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close this bookGATE - 1/97 - Eco-label: Organic Cotton (GTZ GATE, 1997, 52 p.)
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Letters to the editor

Neem as an insecticide
in: gate 4/1996

I hope that your article on the neem not only succeeded in reaching the many farmers in our partner countries and technical cooperation experts, but also incited them to continue breaking away from chemicals.

But I did miss one point in your article: it gave far too little attention to the importance and potential of fish.

Neem is significant for fishing for the following reason: many thousands of artisinal fishermen along coastal and in inland waters smoke or dry their fish to preserve it before putting it up for sale. But this type of preservation is often useless, because flies and beetles attack the fish which then in no time contains more maggot protein than fish protein. Consequently, ample doses of DDT or other insecticides are sprayed over the layers when packing the fish.

Hardly any thought is wasted on the disastrous impacts this has on the final consumer. An expert from the German fishing port of Cuxhaven told me that if this "product" is regularly eaten, the consumer would die from a decayed liver or kidney failure within 15 years and no-one would be able to identify the actual cause of death.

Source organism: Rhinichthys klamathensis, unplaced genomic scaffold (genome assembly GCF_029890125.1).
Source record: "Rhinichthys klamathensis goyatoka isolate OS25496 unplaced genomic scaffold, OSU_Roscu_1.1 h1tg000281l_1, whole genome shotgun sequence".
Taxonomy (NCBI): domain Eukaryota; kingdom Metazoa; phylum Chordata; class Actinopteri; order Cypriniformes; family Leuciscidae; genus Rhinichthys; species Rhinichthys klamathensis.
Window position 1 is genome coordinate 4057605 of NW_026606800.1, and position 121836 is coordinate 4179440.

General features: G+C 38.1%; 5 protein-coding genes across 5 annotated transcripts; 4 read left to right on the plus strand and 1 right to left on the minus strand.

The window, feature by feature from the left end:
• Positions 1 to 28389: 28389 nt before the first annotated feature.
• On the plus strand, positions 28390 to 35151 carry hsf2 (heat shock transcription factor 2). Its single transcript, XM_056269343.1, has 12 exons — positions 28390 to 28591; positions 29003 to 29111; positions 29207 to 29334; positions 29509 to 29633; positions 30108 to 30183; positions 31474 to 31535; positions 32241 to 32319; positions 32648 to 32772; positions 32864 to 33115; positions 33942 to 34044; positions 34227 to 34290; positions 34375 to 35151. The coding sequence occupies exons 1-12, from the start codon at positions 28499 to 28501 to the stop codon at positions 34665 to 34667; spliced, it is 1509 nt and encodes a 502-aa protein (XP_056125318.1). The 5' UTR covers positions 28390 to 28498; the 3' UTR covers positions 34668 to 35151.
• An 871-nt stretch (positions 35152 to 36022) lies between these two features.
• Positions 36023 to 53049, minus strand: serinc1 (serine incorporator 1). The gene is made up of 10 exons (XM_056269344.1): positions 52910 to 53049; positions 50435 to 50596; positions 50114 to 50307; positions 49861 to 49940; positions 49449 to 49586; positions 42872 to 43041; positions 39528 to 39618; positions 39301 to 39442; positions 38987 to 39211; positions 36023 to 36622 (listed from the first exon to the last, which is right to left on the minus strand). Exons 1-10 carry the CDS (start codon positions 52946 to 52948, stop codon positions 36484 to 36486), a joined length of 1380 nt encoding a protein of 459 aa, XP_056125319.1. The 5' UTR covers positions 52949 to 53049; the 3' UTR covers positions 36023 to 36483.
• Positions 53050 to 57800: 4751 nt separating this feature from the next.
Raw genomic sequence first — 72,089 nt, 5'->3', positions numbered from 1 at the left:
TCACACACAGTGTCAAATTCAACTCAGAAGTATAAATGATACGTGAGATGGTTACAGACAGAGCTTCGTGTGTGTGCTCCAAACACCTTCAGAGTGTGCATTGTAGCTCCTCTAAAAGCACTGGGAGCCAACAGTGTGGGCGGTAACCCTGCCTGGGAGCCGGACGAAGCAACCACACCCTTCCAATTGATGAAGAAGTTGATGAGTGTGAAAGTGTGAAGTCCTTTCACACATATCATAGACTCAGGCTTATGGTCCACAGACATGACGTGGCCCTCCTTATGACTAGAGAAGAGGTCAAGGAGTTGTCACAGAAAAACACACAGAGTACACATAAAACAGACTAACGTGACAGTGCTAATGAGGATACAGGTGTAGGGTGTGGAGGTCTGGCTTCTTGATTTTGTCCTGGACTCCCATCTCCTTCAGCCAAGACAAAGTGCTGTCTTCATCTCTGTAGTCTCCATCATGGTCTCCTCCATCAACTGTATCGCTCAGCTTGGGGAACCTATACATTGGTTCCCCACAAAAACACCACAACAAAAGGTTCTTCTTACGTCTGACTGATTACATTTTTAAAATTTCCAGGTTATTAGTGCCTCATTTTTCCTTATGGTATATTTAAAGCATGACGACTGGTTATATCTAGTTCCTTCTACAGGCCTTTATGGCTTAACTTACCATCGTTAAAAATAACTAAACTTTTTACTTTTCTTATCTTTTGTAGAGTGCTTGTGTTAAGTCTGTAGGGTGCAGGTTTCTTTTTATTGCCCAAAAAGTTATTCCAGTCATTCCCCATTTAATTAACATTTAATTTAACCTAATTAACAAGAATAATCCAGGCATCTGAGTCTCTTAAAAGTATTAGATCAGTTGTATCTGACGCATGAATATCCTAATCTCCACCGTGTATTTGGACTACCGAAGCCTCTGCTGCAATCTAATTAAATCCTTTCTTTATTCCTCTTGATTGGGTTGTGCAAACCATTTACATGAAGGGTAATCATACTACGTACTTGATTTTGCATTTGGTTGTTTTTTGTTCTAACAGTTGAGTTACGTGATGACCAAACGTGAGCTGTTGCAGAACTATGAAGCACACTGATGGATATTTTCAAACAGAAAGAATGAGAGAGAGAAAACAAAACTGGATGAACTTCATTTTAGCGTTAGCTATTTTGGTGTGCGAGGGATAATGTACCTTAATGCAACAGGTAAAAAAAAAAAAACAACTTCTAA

We have been testing neem as a fish-smoking additive in our projects for several years and the results have been very successful. Neem trees continue to be planted in many fishing villages. Educational campaigns to date have also had a positive impact.

When an article on neem activities was published in the 3/93 issue of the agricultural journal "entwicklung und llicher raum" efforts were still in their infancy. But we have now made large steps forward and aim to further develop and disseminate these techniques wherever possible.

Dr. Werner Schmidt GTZ, Eschborn Division 424 (Forestry, livestock, nature protection and fisheries)

Next issues

- gate 2/97

Timber is only one of many products from our forests. Other treasures from tropical forests could prove to be economically far more significant in the long term: fruits, medicinal plants and animal organisms for the pharmaceuticals industry, basic materials for cosmetics and energy or replacement materials for the petro-chemical industry. Gate 2/97 will give an insight into the use of nontimber forest products. Read about how to practice sustainable forest management, and experiences made to date.

- gate 3/97

The 3/97 issue will review 15 years of gate-magazine and will take a look at technology transfer and the status and potentials of appropriate technology on the threshold to the next millennium.